This paradoxical transformation of artifice into nature arose from the Russian glamazon’s peculiar discourse of labor, which describes femininity not simply as a matter of work but as the result of professional training and ultimately as an art. The original Russian glamazon, Sergei Zarubin, who performed as Lora Kolli, the reigning diva of the Moscow club scene in the 1990s, epitomized the blend of carefully cultivated theatrical talent and artistic inspiration that secured the drag queen’s superiority to mere biological women and allowed her clearly conventional performance of hyperfemininity to be perceived as authentic. Zarubin’s biography in a book devoted to famous LGBTQ+ Russians stresses his decades of employment in the country’s most prominent theaters, as well as the difference between a travesti-artist and “those for whom women’s dress on stage is merely a realization of their own sexual complexes.” Zarubin describes his decision to perform in drag as a logical step in his development as an actor: “In the West there is no question of who or what you are . . . in the clubs there, ordinary gays come to work; they like to put on [fake] nails [and] to shave their legs and arms so that they look like a woman. There’s some type of pathology in this. For me, Lora Kolli is an opportunity to prove myself professionally. Sexual orientation has nothing to do with it. It’s just that sometimes actors, when they don’t have any roles, start to direct or to write books. So, I created Lora Kolli and started to work, I think, rather successfully as a choreographer.” Zarubin’s insistence that Lora Kolli was not “self-expression” but “work” effectively distanced the travesti-artist from Western drag queens by downplaying the link between drag and the LGBTQ+ community that often provides its most famous performers and ardent fans. Zarubin’s work in Viktiuk’s production of The Maids, his long career in Moscow nightclubs, and his starring role in the original cast of Ruckus in a Henhouse (Perepolokh v golubiatine), a Russian stage adaptation of the 1978 French film La Cage aux Folles, all made him and Lora Kolli fixtures in post-Soviet gay culture. Nonetheless, his claim to an authentic performance of femininity rested on divorcing personal identity from stage persona, much like Danylko.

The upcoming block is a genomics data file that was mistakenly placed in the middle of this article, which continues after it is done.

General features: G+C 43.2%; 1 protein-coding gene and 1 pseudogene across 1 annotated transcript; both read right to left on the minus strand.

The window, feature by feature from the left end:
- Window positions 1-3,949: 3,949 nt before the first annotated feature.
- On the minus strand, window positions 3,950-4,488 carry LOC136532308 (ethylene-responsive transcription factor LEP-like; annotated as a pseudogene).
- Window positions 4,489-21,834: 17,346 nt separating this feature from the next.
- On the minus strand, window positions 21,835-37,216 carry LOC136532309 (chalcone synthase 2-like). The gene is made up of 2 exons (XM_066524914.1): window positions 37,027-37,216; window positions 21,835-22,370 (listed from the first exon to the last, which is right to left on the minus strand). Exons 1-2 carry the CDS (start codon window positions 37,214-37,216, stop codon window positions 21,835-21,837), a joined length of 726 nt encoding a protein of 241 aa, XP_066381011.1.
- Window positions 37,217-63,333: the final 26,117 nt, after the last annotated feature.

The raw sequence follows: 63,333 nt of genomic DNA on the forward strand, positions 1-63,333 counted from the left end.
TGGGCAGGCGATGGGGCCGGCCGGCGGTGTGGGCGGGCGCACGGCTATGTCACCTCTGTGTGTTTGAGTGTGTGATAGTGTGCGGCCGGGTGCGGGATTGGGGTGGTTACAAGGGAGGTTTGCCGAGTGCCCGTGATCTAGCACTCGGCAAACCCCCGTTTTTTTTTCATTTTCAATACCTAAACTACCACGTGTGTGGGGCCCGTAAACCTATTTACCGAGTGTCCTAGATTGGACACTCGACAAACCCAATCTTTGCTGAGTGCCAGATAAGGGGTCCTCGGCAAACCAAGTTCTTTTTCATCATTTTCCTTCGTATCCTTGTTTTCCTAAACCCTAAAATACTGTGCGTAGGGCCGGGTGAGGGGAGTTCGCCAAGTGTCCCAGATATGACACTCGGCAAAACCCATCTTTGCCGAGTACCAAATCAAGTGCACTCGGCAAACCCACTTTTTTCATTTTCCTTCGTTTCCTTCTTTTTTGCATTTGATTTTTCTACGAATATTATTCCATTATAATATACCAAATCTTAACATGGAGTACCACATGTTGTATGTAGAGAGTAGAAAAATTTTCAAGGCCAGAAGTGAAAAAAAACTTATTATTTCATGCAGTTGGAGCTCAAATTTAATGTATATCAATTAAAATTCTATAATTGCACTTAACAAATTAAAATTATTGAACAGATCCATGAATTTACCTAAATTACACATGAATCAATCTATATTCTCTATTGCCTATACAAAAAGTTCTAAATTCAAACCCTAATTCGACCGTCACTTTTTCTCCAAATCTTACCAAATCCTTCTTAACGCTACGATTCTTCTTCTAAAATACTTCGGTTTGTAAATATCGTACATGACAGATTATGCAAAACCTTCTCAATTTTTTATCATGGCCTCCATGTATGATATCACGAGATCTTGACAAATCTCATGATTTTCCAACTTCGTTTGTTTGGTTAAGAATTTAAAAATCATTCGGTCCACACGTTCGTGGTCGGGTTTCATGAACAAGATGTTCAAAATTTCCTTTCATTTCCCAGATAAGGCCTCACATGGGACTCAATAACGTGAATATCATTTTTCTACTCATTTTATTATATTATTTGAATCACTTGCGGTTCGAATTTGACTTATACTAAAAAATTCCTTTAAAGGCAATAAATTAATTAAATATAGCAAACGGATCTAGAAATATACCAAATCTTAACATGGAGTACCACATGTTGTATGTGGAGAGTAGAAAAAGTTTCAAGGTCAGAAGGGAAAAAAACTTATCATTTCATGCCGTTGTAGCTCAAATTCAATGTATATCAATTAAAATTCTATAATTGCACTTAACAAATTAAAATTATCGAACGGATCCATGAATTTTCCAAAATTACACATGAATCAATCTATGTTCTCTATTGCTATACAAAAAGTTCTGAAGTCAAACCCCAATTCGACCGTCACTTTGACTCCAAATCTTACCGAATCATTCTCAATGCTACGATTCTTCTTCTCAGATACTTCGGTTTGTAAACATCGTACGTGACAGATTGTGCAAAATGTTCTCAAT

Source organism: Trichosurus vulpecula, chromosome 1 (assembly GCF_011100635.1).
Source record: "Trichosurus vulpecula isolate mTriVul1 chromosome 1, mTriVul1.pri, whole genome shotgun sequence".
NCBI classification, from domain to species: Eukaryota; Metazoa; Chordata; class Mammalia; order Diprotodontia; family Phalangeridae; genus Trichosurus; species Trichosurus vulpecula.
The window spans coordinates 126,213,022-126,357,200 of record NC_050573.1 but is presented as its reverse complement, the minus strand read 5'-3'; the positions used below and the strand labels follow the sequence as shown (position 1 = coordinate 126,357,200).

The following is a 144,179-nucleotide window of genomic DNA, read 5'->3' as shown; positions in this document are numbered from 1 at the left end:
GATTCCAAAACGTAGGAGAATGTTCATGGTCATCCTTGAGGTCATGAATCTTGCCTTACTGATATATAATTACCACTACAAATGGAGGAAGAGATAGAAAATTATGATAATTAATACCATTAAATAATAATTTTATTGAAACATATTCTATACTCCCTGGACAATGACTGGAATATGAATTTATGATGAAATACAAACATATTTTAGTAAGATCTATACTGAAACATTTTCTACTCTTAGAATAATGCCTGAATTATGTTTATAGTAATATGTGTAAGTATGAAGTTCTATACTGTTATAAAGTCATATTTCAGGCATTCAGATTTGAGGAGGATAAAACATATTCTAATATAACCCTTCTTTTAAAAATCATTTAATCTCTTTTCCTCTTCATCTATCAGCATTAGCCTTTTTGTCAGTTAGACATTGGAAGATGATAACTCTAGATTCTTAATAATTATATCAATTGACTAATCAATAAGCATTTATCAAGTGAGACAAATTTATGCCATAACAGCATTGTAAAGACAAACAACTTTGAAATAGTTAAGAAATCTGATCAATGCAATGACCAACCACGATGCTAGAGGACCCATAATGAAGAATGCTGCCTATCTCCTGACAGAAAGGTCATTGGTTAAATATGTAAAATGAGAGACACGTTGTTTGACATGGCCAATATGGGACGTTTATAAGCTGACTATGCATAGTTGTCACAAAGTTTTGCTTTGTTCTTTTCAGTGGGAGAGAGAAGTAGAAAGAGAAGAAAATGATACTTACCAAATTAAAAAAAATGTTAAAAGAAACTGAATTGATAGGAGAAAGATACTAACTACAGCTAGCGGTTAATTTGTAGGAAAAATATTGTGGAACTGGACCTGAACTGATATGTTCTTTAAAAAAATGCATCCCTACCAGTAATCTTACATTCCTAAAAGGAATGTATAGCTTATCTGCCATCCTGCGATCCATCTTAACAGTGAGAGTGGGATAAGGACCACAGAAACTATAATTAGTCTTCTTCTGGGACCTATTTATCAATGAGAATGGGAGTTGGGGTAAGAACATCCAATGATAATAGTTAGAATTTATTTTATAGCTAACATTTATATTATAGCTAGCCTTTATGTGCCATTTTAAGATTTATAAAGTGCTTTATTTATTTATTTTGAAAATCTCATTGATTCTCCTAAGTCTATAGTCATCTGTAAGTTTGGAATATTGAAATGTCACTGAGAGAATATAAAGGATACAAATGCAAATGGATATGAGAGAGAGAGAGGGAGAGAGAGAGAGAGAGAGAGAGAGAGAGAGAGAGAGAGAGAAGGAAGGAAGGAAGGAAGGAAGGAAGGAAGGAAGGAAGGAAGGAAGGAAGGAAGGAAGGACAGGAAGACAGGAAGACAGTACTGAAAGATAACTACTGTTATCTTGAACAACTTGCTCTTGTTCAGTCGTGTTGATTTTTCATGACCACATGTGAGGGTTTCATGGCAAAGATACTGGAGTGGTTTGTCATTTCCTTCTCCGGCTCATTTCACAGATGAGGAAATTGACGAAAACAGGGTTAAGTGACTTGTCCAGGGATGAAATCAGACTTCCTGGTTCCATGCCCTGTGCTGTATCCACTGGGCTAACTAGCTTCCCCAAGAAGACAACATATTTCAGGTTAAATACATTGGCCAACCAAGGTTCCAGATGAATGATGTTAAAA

Zarubin’s emphasis on artistic professionalism also distanced him from pantomime dames like Serduchka, and the most famous Russian glamazons of the 2000s and early 2010s, represented by Aleksandr Peskov, Zaza Napoli, and Anatolii Evdokimov, all echoed this sentiment. All three estrada performers transcended the gender kitsch of the pantomime dame, yet they deployed their male bodies in two distinct manners. While the older Peskov used his slim frame as a hanger on which to drape different feminine and masculine personae, Evdokimov and Napoli used the contours and expressive possibilities of their male bodies to naturalize the distinction between masculine and feminine that they violated, making them models of hyperfemininity for biological women.

Excerpted from “Russian Style: Performing Gender, Power, and Putinism,” written by Julie A. Cassiday and published by The University of Wisconsin Press. Copyright © 2023 The Board of Regents of the University of Wisconsin System. For ease of reading, references have been removed. Used by permission. All rights reserved. For more information about the author and book, see the publisher’s site here.

… we have a small favor to ask. As you may have heard, The Moscow Times, an independent news source for over 30 years, has been unjustly branded as a "foreign agent" by the Russian government. This blatant attempt to silence our voice is a direct assault on the integrity of journalism and the values we hold dear.

We, the journalists of The Moscow Times, refuse to be silenced. Our commitment to providing accurate and unbiased reporting on Russia remains unshaken. But we need your help to continue our critical mission.

Your support, no matter how small, makes a world of difference. If you can, please support us monthly starting from just $2. It's quick to set up, and you can be confident that you're making a significant impact every month by supporting open, independent journalism. Thank you.

paiment methods
Not ready to support today?
Remind me later.

Read more